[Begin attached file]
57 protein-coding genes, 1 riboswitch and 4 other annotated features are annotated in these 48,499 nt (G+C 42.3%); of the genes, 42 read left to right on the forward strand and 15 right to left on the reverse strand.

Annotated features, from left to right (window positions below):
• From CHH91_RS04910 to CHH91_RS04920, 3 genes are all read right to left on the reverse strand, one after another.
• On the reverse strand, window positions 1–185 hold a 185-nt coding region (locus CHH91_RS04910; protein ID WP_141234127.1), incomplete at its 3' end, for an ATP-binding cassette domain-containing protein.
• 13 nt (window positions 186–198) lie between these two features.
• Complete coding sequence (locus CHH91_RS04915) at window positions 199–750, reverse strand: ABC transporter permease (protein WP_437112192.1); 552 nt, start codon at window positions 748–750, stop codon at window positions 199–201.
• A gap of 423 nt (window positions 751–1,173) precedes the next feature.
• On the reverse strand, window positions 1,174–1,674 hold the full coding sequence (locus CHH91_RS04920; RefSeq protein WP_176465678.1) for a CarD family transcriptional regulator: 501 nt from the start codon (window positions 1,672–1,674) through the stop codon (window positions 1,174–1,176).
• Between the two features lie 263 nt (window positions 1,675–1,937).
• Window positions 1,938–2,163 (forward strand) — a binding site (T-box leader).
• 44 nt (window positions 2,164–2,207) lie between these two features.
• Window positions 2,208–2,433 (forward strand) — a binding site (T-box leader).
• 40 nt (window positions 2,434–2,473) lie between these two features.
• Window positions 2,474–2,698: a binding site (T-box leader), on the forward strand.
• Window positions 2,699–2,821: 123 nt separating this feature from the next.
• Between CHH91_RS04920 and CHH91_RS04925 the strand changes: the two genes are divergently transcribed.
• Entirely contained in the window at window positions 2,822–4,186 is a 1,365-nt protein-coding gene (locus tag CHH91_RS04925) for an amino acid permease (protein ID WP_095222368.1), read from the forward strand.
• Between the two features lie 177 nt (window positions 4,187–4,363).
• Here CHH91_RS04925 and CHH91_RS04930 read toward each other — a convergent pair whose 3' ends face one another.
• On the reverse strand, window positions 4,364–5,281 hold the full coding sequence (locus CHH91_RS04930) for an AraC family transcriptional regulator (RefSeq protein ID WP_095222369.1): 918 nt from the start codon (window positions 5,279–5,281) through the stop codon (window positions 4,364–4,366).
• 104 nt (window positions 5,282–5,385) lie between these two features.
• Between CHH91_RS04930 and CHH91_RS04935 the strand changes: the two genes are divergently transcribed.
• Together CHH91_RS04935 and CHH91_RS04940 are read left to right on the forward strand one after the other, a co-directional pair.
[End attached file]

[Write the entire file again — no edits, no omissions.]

57 protein-coding genes, 1 riboswitch and 4 other annotated features are annotated in these 48,499 nt (G+C 42.3%); of the genes, 42 read left to right on the forward strand and 15 right to left on the reverse strand.

Annotated features, from left to right (window positions below):
• From CHH91_RS04910 to CHH91_RS04920, 3 genes are all read right to left on the reverse strand, one after another.
• On the reverse strand, window positions 1–185 hold a 185-nt coding region (locus CHH91_RS04910; protein ID WP_141234127.1), incomplete at its 3' end, for an ATP-binding cassette domain-containing protein.
• 13 nt (window positions 186–198) lie between these two features.
• Complete coding sequence (locus CHH91_RS04915) at window positions 199–750, reverse strand: ABC transporter permease (protein WP_437112192.1); 552 nt, start codon at window positions 748–750, stop codon at window positions 199–201.
• A gap of 423 nt (window positions 751–1,173) precedes the next feature.
• On the reverse strand, window positions 1,174–1,674 hold the full coding sequence (locus CHH91_RS04920; RefSeq protein WP_176465678.1) for a CarD family transcriptional regulator: 501 nt from the start codon (window positions 1,672–1,674) through the stop codon (window positions 1,174–1,176).
• Between the two features lie 263 nt (window positions 1,675–1,937).
• Window positions 1,938–2,163 (forward strand) — a binding site (T-box leader).
• 44 nt (window positions 2,164–2,207) lie between these two features.
• Window positions 2,208–2,433 (forward strand) — a binding site (T-box leader).
• 40 nt (window positions 2,434–2,473) lie between these two features.
• Window positions 2,474–2,698: a binding site (T-box leader), on the forward strand.
• Window positions 2,699–2,821: 123 nt separating this feature from the next.
• Between CHH91_RS04920 and CHH91_RS04925 the strand changes: the two genes are divergently transcribed.
• Entirely contained in the window at window positions 2,822–4,186 is a 1,365-nt protein-coding gene (locus tag CHH91_RS04925) for an amino acid permease (protein ID WP_095222368.1), read from the forward strand.
• Between the two features lie 177 nt (window positions 4,187–4,363).
• Here CHH91_RS04925 and CHH91_RS04930 read toward each other — a convergent pair whose 3' ends face one another.
• On the reverse strand, window positions 4,364–5,281 hold the full coding sequence (locus CHH91_RS04930) for an AraC family transcriptional regulator (RefSeq protein ID WP_095222369.1): 918 nt from the start codon (window positions 5,279–5,281) through the stop codon (window positions 4,364–4,366).
• 104 nt (window positions 5,282–5,385) lie between these two features.
• Between CHH91_RS04930 and CHH91_RS04935 the strand changes: the two genes are divergently transcribed.
• Together CHH91_RS04935 and CHH91_RS04940 are read left to right on the forward strand one after the other, a co-directional pair.